A painted wall can sometimes be the best choice for your design, there’s no doubt about it. If you’ve got a great eye for colour you can really make your home sing, and it’s a cost-effective way to liven up a room – but most of the time, homes with huge expanses of plain painted walls lack character, interest and warmth.
Whilst plasterboard, or whatever it is commonly called where you live, has many advantages, it might not be the best environmental choice for your home.
Let’s take a broad look at some of the pros and cons of plasterboard, then we’ll look at some great alternatives.
> Cost effective
> Quick to install
> Readily available
> Lightweight and thin
> Commonly used so all tradies will know how to install it
> Mining of gypsum (the main ingredient) degrades the landscape
> Manufacturing of gypsum is energy intensive and produces tonnes of greenhouse gasses every year
> Difficult to recycle. Consumer needs to deliver clean materials to recycling company. Because of this it typically ends up in landfill
> Synthetic gypsum, or FDG, is made from a by-product from coal-fired power plant waste
> Doesn’t provide any thermal insulation
> Buy gypsum with post-consumer recycled content to help lower its environmental impact
> Try and avoid over-ordering, and if this does happen look for ways to avoid it being chucked into a landfill bin – like giving it away. Local facebook groups or Gumtree are great places to find a grateful recipient.
So what can we use instead of plasterboard? I’ve pulled together a great list of alternatives for you.
1. Solid timber
Timber is a great way to add texture, warmth and natural appeal to your home. They can be used as a focal point or a feature wall, or you can use them to draw attention to an architectural feature in your room. They also look amazing on the ceiling. You can leave the boards as natural timber or you can paint them. If possible, install the timber boards using mechanical fixings and not adhesive, so the boards can be recycled at their end of life in your home.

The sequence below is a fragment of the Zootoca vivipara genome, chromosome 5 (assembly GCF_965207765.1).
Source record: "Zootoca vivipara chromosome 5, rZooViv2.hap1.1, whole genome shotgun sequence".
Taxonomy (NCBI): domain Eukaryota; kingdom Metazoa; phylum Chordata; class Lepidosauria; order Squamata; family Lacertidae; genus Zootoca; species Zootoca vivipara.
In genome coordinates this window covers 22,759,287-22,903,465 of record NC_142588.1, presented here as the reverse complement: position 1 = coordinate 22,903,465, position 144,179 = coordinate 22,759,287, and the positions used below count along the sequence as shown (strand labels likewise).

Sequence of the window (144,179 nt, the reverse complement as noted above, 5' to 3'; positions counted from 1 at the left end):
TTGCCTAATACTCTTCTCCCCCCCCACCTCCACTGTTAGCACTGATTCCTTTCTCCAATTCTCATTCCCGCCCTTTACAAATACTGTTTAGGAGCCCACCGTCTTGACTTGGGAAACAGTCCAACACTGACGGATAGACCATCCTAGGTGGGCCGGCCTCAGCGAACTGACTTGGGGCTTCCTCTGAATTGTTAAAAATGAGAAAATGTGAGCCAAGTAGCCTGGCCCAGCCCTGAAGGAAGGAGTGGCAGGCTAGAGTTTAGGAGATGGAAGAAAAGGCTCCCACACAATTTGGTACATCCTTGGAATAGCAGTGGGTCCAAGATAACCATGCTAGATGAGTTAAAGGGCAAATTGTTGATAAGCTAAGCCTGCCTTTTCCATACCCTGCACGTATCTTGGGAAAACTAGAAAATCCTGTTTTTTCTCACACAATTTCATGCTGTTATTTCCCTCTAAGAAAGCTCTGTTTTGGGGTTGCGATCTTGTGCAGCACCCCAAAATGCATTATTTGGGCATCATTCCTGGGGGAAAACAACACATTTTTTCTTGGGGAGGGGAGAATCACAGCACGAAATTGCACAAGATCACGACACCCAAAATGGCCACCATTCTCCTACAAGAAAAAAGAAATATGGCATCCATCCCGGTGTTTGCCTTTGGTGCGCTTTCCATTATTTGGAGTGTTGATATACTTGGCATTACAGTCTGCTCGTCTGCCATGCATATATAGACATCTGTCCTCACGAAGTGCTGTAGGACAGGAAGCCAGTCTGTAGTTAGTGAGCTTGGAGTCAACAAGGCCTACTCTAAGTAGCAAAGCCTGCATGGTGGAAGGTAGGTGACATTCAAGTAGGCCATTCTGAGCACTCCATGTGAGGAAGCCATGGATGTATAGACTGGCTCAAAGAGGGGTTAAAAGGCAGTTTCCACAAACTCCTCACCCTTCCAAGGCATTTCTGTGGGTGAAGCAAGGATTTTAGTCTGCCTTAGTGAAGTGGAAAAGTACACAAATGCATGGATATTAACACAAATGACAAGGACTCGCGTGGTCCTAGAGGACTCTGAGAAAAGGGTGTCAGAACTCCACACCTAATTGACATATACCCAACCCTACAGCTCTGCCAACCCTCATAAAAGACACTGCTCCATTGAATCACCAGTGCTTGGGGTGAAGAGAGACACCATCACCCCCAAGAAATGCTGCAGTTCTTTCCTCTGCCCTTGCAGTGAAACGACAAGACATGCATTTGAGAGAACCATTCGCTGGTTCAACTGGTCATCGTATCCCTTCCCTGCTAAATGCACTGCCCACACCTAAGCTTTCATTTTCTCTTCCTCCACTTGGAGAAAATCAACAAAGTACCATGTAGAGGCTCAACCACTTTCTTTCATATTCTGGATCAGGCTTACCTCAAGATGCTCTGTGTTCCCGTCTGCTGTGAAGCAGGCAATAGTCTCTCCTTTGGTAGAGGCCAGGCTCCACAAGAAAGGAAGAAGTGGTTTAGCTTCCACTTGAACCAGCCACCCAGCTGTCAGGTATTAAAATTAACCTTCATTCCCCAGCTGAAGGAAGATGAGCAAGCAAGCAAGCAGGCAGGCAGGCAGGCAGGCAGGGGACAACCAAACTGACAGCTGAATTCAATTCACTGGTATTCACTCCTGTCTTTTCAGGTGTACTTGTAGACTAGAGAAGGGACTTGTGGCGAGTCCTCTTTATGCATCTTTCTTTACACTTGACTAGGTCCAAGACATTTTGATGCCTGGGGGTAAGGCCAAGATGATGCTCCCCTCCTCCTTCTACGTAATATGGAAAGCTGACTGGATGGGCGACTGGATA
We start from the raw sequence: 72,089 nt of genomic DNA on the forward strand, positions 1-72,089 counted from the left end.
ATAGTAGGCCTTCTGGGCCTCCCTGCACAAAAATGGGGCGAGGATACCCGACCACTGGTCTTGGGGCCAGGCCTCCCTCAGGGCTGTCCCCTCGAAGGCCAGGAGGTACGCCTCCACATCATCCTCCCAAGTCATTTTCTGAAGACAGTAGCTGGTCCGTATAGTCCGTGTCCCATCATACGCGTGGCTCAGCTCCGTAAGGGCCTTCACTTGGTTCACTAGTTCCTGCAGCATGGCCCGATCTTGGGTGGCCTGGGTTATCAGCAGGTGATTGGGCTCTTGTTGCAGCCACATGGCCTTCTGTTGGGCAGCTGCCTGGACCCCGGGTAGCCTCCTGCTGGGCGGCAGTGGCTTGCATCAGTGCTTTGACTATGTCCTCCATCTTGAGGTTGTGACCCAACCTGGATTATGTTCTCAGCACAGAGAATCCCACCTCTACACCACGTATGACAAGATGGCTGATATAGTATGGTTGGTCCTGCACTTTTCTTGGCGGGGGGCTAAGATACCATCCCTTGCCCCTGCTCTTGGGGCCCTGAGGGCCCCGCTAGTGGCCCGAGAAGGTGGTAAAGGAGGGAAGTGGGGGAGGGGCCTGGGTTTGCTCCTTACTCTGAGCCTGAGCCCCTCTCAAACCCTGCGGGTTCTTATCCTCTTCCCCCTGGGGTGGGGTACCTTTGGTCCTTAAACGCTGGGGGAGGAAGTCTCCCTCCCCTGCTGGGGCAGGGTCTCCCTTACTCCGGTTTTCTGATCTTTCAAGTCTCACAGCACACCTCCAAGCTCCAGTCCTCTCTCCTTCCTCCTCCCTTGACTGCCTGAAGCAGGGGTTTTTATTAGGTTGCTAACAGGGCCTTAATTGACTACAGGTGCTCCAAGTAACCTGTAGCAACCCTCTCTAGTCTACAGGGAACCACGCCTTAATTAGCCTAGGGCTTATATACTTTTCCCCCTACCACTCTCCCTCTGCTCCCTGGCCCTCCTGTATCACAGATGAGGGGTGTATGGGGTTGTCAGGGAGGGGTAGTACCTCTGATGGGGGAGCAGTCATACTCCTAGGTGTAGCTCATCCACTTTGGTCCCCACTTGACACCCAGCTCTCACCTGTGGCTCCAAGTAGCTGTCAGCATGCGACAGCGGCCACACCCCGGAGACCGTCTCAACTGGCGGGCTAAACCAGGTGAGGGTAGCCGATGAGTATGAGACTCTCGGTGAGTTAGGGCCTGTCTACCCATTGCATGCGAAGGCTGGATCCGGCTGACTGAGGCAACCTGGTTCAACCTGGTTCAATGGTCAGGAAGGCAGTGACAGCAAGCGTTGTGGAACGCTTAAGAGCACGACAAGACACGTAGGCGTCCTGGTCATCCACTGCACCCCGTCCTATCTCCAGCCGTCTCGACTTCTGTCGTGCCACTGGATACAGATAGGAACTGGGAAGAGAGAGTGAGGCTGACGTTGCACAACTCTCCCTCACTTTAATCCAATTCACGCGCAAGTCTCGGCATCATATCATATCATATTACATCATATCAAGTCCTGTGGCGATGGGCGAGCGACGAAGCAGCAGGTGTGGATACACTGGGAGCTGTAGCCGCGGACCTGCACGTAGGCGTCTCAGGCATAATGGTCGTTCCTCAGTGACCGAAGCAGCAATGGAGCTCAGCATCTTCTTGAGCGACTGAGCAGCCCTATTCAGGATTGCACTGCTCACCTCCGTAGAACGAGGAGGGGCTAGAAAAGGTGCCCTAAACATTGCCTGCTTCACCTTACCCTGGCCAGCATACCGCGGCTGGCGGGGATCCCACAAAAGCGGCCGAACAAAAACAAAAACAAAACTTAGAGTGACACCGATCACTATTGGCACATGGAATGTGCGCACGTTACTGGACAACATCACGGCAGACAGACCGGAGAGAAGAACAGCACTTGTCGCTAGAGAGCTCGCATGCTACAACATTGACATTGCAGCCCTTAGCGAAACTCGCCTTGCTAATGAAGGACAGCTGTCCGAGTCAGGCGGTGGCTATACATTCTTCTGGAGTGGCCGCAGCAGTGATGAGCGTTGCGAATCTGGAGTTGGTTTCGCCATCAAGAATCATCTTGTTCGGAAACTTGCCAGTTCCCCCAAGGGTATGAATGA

> Locally sourced recycled timber is the most sustainable option, followed by locally sourced FSC certified timber
Plywood is made by gluing layers of thin wood veneer together at right angles which creates a strong board less susceptible to shrinkage, expansion or warping than solid timber. Generally it is left unpainted, which can save you both time and money. Sometimes it is stained or given a light whitewash or limewash. It has a warm and raw texture and can really add character to a space. It can come with a variety of options for the face veneers (or the layer of wood which you see). Such as birch, oak, radiata pine or hoop pine and various other types.
> Look for plywood which sources timber from sustainably managed forests near you and is made using glues with lower formaldehyde and VOC emissions
Bricks can look brilliant as internal walls and they can also provide thermal mass benefits to your home, which will stabilise the indoor temperature by storing and releasing heat when you need it. There are loads of shapes, colours, textures and installation patterns you can choose from – so there are endless opportunities to create something totally unique and eye catching.
Recycled bricks are a firm favourite amongst the design industry and design-lovers alike and they can be a very cost-effective option too. Plus, you’ll be saving from bricks from being thrown needlessly into landfill, so it’s a win win.
If you’ve already got bricks inside your home, but you don’t like them consider painting them or giving them a white-wash to brighten the room up, rather than ripping them out. From a sustainability perspective, it’s always best to try and keep what you have rather than buying something new.
> Recycled bricks are the way to go and you might be lucky enough to get them cheaply or for free if you or someone you know is knocking down a brick wall
> There are some great brick alternatives, which are made from waste materials like wood chip, glass and rice hulls. Take a look at Natural Brick Co.
To learn more about sustainable and healthy materials, jump on the waitlist for my new course, Sustainable Materials Method – launching soon! In this course you’ll learn the easy way to choose the best materials to suit your budget, style and lifestyle.
4. FC sheet or Fibre Cement Sheet